Unsurprisingly Brazil won 4-1 and perhaps less unsurprisingly, Mexico won 3-1.
In the Brazillian match, Neymar's double and Fred's first of the tournament sealed the deal. That being said, the Cameroonians did not give up, in true lionheart style.
In the Mexican match, better goalkeeping from Pletikosa could arguably have prevented Mexico's first, whilst Hernandez's goal for Mexico's third was a true poacher's header, catching all Croatian defenders dreaming. All goals seemed to arrive quite late.
In other news, I really like the Cameroonian jersey.
Comment on Knockout Stages
Interestingly, there was a stage when Brazil was up 3-1 and Croatia was up 3-0. At that moment, both teams were on a goal difference of +4, and Brazil was leading on Goals Scored (6 vs 4).
However, it must be remembered that a couple of good Mexican goals against Cameroon were disallowed; had these goals been allowed, and for the sake of argument let us suppose that Mexico did not concede a goal to Croatia (perhaps because they would have defended more towards the end instead of trying to outscore Brazil) arguably Mexico could be Group A leaders. If that happened, the implications are profound because Mexico would play Chile and Brazil would play the Netherlands.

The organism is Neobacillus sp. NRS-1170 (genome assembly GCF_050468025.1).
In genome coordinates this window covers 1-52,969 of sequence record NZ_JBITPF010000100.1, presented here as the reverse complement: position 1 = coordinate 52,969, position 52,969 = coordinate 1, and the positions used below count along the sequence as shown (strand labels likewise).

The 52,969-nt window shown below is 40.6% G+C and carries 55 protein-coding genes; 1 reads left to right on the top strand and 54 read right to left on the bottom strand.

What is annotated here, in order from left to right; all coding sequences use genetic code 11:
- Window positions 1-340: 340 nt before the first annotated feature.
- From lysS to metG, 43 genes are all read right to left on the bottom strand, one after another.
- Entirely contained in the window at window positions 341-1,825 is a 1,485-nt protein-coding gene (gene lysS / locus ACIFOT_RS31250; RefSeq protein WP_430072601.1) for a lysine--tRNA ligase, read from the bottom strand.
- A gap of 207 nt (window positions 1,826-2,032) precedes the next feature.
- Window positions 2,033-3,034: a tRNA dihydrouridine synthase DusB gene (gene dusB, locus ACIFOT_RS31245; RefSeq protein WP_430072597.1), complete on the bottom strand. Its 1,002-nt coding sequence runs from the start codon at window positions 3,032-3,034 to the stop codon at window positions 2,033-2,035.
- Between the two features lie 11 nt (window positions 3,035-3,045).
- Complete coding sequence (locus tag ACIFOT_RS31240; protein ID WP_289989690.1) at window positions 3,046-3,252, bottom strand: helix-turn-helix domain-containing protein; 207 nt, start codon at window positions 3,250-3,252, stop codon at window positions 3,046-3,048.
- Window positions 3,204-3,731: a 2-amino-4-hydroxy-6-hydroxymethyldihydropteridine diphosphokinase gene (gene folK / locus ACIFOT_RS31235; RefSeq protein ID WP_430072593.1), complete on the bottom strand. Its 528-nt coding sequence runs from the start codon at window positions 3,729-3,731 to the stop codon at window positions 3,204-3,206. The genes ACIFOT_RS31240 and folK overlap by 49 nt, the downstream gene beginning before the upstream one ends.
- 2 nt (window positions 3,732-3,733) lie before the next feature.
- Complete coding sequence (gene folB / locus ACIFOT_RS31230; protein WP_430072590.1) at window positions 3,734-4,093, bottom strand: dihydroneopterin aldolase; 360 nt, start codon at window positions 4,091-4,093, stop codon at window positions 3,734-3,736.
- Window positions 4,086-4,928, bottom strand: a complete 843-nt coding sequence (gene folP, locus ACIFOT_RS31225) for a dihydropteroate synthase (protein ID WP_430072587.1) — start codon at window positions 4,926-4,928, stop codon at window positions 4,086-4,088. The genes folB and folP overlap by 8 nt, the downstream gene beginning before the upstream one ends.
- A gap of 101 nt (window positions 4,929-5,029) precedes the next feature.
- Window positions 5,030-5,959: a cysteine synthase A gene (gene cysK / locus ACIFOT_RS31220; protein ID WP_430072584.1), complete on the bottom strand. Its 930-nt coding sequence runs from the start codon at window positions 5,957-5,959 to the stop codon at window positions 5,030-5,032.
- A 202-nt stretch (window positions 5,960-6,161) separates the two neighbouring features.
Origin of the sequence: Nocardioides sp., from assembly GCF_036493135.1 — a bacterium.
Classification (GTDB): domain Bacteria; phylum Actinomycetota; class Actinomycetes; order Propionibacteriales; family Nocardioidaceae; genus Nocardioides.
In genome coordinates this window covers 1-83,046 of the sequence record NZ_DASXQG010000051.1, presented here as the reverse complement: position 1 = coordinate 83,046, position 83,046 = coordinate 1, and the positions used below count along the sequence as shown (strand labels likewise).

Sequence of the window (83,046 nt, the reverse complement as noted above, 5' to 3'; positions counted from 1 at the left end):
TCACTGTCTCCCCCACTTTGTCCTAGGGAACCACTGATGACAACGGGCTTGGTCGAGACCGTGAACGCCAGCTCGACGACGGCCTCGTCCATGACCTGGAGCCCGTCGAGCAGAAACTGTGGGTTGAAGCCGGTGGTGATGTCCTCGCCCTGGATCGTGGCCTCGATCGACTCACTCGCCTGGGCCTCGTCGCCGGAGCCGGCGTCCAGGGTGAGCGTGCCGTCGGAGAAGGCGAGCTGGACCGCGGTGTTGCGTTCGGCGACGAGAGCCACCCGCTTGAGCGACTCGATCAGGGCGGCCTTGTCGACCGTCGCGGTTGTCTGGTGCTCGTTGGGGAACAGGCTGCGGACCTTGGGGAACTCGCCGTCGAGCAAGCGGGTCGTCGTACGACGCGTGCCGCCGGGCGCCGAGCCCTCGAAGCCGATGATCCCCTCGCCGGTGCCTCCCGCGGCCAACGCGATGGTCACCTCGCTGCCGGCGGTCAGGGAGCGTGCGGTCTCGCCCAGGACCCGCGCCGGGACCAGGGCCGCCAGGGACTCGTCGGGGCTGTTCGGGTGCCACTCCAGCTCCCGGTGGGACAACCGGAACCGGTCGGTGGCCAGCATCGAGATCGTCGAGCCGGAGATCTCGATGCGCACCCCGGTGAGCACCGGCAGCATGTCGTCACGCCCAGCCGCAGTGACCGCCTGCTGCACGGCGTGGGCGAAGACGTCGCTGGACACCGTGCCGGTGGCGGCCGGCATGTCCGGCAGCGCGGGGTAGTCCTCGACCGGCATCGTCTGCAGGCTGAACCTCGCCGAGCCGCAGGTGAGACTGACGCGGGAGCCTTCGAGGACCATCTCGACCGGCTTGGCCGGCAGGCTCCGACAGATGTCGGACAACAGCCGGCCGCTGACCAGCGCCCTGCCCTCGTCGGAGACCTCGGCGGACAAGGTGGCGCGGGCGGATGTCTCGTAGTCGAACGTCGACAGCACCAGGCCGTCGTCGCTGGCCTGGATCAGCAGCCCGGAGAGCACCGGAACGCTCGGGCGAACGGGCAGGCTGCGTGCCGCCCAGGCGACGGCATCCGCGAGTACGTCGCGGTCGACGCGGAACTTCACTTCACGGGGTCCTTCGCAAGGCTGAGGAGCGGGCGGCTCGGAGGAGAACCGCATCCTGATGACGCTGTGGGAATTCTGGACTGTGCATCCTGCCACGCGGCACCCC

Mexico is quite a strong team and I think they would be in with a good chance to defeat Chile if they were to meet them (though it's extremely unlikely that meeting will occur now, as they'd both need to reach the finals), on current tournament form.
On that point, one wonders, and indeed reflects upon, how the course of football history could very well have been so different had certain lousy refereeing decisions been corrected. I can't give straightforward examples at this stage, but the penalty awarded in the opening match is perhaps one example. It's just something to bear in mind and makes the imposition of "video challenges" using a "third umpire" even more desirable.
I was surprised that Chile had no answer to the Netherlands, even with Van Persie not being in the team. I didn't watch the match so have nothing else to comment on, apart from the fact that it seems as though Brazil should be able to comfortably deal with Chile in the knockout stages.
I think the commentary on SBS in favour of the Australian team is a bit unwarranted, in the sense that there is an overwhelming and unmerited amount of optimism. Don't get me wrong though: it goes without saying that is absolutely fantastic to support your country; it is a completely different thing altogether though to overhype the quality and skill of your team, especially on live television.
Australia may have had glimmers of passing and speed, but they lacked any kind of killer instinct, control or touch. In my humble opinion, false hope should not be a feature of objective and unbiased commentary. Kudos though to the SBS team for their insight over this World Cup campaign, but I still prefer the English commentators such as Martin Tyler.
The scoreline of 3-0 to Spain was fair, and is an indication of where Australia stand on the world stage without Tim Cahill. Watch this space.